U.S. Department of Agriculture: Agricultural Research Service, Lincoln, Nebraska


Date of this Version



Agricultural Water Management 132 (2014) 10– 22


This article is a U.S. government work, and is not subject to copyright in the United States.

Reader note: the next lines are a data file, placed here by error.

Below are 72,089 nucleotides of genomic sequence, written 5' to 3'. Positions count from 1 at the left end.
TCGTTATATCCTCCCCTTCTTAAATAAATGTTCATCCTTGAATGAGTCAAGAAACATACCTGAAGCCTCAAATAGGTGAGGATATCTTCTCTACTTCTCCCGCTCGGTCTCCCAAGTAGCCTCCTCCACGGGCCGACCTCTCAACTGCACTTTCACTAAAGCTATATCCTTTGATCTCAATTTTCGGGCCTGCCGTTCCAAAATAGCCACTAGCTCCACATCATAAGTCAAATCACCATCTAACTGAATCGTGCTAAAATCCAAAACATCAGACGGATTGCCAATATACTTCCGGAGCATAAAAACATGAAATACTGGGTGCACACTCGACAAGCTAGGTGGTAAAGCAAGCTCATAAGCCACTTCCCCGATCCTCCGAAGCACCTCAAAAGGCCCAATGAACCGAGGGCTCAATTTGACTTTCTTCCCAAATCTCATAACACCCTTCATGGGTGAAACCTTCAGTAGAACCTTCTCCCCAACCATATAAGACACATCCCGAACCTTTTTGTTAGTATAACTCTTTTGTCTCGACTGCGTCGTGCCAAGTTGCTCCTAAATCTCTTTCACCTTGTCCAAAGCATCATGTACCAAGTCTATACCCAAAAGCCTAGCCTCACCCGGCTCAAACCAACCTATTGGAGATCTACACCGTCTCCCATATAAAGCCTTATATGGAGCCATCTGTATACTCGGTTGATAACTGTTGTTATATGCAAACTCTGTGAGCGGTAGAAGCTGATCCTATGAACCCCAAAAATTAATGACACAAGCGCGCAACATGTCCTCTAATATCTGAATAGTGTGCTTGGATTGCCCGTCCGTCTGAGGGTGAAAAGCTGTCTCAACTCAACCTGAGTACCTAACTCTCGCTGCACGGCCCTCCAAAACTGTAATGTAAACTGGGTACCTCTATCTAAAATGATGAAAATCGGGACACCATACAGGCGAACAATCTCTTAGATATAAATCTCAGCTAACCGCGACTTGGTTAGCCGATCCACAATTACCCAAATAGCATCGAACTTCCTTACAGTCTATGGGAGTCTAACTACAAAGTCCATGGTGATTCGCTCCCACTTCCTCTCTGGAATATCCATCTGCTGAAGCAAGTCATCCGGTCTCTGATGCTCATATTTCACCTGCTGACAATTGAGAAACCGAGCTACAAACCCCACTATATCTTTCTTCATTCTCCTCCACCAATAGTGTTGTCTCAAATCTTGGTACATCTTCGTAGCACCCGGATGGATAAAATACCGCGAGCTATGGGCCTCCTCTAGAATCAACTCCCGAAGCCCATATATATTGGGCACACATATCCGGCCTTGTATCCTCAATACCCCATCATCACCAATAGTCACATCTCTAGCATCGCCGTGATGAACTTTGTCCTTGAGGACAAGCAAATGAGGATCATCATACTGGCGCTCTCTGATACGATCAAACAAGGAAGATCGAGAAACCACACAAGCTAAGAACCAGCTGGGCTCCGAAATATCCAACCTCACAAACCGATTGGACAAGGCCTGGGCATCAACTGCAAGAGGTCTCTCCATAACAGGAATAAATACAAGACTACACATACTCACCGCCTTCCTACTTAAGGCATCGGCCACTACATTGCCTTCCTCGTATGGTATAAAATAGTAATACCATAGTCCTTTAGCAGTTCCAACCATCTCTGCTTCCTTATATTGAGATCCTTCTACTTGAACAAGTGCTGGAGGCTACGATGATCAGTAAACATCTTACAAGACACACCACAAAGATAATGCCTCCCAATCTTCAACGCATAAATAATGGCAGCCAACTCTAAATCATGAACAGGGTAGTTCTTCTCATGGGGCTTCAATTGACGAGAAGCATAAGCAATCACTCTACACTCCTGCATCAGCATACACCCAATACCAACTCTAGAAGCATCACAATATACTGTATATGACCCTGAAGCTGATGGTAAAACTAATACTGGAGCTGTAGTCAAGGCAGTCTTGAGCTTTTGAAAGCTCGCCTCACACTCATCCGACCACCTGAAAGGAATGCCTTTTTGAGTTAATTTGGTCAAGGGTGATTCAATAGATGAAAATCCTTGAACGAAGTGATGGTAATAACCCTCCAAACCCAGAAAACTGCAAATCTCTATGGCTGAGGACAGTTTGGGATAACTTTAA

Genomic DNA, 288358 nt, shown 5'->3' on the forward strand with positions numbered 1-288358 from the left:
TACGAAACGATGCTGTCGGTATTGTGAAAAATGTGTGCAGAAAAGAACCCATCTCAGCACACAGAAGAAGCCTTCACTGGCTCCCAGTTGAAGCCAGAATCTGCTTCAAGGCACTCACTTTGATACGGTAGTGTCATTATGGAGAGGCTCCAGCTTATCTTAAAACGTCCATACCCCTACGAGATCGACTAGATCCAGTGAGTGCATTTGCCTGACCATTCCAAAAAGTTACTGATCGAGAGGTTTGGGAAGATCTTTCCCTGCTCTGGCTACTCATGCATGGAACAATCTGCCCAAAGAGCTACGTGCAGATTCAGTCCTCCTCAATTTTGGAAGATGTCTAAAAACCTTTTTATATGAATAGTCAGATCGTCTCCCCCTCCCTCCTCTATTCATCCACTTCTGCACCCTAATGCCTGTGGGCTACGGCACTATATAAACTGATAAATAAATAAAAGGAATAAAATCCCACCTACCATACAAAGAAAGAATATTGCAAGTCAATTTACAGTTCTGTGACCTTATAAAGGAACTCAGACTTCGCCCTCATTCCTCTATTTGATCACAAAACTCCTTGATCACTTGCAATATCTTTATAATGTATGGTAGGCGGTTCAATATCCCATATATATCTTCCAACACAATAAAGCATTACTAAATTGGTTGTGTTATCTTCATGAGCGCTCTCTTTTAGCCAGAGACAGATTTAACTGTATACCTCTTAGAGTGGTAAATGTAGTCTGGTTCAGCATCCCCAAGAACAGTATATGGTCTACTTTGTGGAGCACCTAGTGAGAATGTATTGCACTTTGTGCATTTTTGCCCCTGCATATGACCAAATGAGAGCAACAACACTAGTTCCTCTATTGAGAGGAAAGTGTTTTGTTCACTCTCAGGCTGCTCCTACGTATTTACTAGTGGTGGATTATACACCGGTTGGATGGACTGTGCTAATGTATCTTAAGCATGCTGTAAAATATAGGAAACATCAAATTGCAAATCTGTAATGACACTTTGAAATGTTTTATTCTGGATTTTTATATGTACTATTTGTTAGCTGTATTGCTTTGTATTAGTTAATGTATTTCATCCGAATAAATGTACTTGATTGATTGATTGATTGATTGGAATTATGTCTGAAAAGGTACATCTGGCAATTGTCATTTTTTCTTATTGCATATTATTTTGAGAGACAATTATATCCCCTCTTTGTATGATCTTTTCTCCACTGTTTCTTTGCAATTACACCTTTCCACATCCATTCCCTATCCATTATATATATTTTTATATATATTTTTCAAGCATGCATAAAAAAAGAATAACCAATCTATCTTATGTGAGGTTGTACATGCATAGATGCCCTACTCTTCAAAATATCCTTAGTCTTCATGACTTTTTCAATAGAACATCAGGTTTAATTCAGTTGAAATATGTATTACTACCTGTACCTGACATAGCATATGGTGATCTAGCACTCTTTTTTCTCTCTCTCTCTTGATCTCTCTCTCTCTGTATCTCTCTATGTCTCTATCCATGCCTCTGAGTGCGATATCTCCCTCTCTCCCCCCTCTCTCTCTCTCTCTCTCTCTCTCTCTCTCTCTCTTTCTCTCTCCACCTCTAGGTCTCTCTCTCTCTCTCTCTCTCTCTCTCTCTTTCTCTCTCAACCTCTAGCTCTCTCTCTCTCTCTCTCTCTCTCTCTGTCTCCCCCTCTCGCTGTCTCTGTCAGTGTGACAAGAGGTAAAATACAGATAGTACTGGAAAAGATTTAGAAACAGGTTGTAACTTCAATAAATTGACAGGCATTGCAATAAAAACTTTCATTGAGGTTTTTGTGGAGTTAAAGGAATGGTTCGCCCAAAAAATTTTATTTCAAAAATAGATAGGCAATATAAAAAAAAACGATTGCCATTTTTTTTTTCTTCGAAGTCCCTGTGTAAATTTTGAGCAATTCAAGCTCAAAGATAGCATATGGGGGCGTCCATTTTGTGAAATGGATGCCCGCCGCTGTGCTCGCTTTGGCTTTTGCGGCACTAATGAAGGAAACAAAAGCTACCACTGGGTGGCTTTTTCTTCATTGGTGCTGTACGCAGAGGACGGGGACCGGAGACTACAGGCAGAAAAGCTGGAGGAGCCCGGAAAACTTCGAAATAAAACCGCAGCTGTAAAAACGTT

Well tested agricultural system models can improve our understanding of the water quality effects of management practices under different conditions. The Root Zone Water Quality Model (RZWQM) has been tested under a variety of conditions. However, the current model’s ability to simulate pesticide trans-port to subsurface drain flow over a long term period under different tillage systems and application rates is not clear. Therefore, we calibrated and tested RZWQM using six years of data from Nashua, Iowa. In this experiment, atrazine was spring applied at 2.8 (1990–1992) and 0.6 kg/ha/yr (1993–1995) to two 0.4 haplots with different tillage (till and no-till). The observed and simulated average annual flow weighted atrazine concentrations (FWAC) in subsurface drain flow from the no-till plot were 3.7 and 3.2 µg/L, respectively for the period with high atrazine application rates, and 0.8 and 0.9 µg/L, respectively for the period with low application rates. The 1990–1992 observed average annual FWAC difference between the no-till and tilled plot was 2.4 µg/L while the simulated difference was 2.1 µg/L. These observed and simulated differences for 1993–1995 were 0.1 and 0.1 µg/L, respectively. The Nash–Sutcliffe model performance statistic (EF) for cumulative atrazine flux to subsurface drain flow was 0.93 for the no-till plotted sting years (1993–1995), which is comparable to other recent model tests. The value of EF is 1.0 when simulated data perfectly match observed data. The order of selected parameter sensitivity for RZWQM simulated FWAC was atrazine partition coefficient > number of macro-pores > atrazine half life in soil > soil hydraulic conductivity. Simulations from 1990 to 1995 with four different atrazine application rates applied at a constant rate throughout the simulation period showed concentrations in drain flow for the no-till plot to be twice those of the tilled plot. The differences were more pronounced in the early simulation period (1990–1992), partly because of the characteristics of macro-pore flow during large storms. The results suggest that RZWQM is a promising tool to study pesticide transport to subsurface drain flow under different tillage systems and application rates over several years, the concentrations of atrazine in drain flow can be higher with no-till than tilled soil over a range of atrazine application rates, and atrazine concentrations in drain flow are sensitive to the macro-pore flow characteristics under different tillage systems and rainfall timing and intensity.